This delightful book sheds light on the impact of war on women. The lives of most women in Britain changed significantly during WWII, but there are very few books that are dedicated to the lives and clothes. – Most Highly Recommended.
NAME: Women's Lives and Clothes in WW2, Ready For Action FILE: R3094 AUTHOR: Lucy Adlington PUBLISHER: Pen & Sword BINDING: hard back PRICE: £30.00 GENRE: Non Fiction SUBJECT: World War II, WWII, World War Two, World War 2, Second World War, Home Front, military service, Land Army, war work, dress design, rationing, ARP, nursing, intelligence, costumes, medical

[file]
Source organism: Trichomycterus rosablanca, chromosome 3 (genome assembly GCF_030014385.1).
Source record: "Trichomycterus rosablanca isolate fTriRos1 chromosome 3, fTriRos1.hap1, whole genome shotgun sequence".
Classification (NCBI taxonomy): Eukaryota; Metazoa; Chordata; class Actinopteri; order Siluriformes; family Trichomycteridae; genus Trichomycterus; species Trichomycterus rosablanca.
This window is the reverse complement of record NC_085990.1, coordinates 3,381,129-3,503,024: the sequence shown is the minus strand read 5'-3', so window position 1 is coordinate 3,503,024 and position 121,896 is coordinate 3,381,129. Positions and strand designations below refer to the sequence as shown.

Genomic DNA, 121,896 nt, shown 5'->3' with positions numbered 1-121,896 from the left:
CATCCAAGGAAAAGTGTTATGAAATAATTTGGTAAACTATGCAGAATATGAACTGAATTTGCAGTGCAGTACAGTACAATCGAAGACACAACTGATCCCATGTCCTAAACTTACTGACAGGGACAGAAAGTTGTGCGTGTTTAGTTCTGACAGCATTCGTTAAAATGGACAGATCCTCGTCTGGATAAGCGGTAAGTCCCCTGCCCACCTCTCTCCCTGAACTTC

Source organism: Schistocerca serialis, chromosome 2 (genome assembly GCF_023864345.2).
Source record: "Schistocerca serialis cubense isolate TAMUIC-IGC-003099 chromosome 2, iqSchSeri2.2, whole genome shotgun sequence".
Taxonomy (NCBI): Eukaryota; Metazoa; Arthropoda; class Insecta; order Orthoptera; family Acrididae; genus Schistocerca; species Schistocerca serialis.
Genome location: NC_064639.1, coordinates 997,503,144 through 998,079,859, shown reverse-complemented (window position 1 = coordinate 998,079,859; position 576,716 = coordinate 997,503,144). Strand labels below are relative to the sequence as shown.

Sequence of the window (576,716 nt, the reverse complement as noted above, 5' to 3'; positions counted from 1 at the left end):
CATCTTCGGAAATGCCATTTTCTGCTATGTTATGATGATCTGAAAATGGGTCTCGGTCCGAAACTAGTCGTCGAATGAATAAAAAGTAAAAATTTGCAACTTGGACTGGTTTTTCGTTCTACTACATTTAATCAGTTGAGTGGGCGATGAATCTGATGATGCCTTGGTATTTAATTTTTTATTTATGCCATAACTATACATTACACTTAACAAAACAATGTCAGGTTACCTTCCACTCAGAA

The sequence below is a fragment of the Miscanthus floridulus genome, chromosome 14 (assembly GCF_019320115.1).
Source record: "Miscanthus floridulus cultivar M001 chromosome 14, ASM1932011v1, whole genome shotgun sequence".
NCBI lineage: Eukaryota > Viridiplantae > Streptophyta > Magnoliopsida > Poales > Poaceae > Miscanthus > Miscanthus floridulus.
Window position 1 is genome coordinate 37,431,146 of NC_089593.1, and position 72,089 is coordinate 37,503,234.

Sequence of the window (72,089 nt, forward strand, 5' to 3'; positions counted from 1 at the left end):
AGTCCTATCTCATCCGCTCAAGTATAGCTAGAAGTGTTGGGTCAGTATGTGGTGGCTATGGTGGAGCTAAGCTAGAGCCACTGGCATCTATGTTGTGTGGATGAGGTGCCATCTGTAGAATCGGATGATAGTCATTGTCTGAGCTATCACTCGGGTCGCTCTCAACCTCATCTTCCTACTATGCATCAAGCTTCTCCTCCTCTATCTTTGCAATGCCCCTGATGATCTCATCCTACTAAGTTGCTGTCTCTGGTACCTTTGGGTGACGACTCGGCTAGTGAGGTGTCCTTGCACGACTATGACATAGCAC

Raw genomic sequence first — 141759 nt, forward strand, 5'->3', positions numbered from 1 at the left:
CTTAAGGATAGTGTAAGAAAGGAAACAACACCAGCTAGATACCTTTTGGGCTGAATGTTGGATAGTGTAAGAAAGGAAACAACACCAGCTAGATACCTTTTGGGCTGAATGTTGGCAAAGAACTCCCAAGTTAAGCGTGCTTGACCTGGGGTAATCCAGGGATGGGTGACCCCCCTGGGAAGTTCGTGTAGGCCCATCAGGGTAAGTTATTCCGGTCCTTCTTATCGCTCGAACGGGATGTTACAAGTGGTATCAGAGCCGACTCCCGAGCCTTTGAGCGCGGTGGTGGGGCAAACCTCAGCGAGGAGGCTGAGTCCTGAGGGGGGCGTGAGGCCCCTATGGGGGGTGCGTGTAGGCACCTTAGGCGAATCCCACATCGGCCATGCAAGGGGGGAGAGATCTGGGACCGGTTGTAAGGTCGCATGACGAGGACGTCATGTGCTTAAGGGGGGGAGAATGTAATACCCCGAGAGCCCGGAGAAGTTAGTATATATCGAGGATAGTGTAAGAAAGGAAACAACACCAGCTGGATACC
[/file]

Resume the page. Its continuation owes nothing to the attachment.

PAGES: 296 IMAGE: B3094.jpg BUYNOW: tinyurl.com/y55guwys DESCRIPTION: This delightful book sheds light on the impact of war on women. The lives of most women in Britain changed significantly during WWII, but there are very few books that are dedicated to the lives and clothes. – Most Highly Recommended. The Great War had introduced many major changes in the lives of British women. It was a revolution but one which began to rapidly fade in the 1920s. WWII was different because it became an enduring revolution. It was also organized much more directly, based on the lessons of WWI. The Germans had already demonstrated their disregard for civilian populations with the terror bombing of Spanish towns during the Spanish Civil War. As a result, Britain already had a range of formal plans in place for putting the entire nation on a war footing. The Royal Navy, mobilised early in 1939 for exercises, was not demobilized, so that its ships were already on station and all stocks of fuel and supplies were fully stocked at the many bases around the world, ready to go immediately onto full war footing. Across the nation, individuals were buying and installing air raid shelters to protect their families and building their own stocks of supplies, For many, the declaration of war was a relief from the tension of expecting it for months. The Armed Forces were busy recruiting and preparing for conscription and, in this war, women would be welcomed into the services, if under their own single-sex sub-organizations. No one is really sure how far the mobilization of women was effected. Unmarried women were soon subject to conscription into the Armed Forces or into the numerous war work organizations that stepped up to fill the jobs left by men who had left for military service. Women who married became exempt from conscription but that did not mean they were not actively engaged. Many married women served as Wardens in the ARP, often alongside husbands who were exempted from military service by age or reserved occupation. There were also many who worked in essential areas that were not necessarily regarded as war work. Kruschev, on a visit to the US where the embargo on strategic materials by the US to the Soviet Union was causing the Russians many problems, grabbed a handful of buttons from an exhibition stand. He pointed out that buttons were strategic material because an army would not go to war without buttons for their tunics and trousers. In the same way there were women working in shops, designing and making dresses and entertaining, all contributing to the welfare and morale of the population and providing services that were as important as filling shells in a munitions factory. For many women, WW2 gave them a new freedom and confidence. It was exciting and terrifying and rewarding. There is no record of how many women knitted clothing to send to the troops in distant locations, baked cakes and sent them with other gifts to the men on the front or held in POW camps. For a great many, WWII put them in uniform. Air Raid Wardens, Land Girls and nurses all wore the uniforms of their trade. Rationing caused many shortages but there was still a need for clothes to go to parties and dances in, wedding dresses and leisure clothing. Women in military uniforms became a norm. They worked in many varied areas of the war. Some manned anti-aircraft guns, others were naval communicators, some flew virtually every type of aircraft in service, flying new aircraft from factories to squadrons and older aircraft from squadrons to repair facilities. A high proportion of the code breakers were women who kept their secrets and were only acknowledged in recent years. This included those women who worked on the design and construction of the first electronic programmable computers at Bletchley Park to break enemy codes faster. A few became intelligence operatives being dropped into France and other Occupied Countries. There was also a small group of nurses who were dropped behind Japanese lines to man mobile hospital facilities for the Chindits during the second Chindit incursion behind Japanese lines. On this campaign much use was made of aircraft landing on makeshift airstrips in the jungle and even an evacuation of one Chindit by helicopter as the first helo casevac of military history, but the handful of nurses first sent in parachuted because the Chindits were still preparing bases with airstrips. The author has made an impressively good job of covering all of these amazing new activities for women at war and those keeping the home fires burning, raising children and caring for the elderly. There is an excellent selection of images, many in full colour, including fabulous 1940s costumes from the author's collection. This is a book that should be in every enthusiasts collection because it fills a gap in the picture of WW2 and the influence that these experiences had on life since 1945.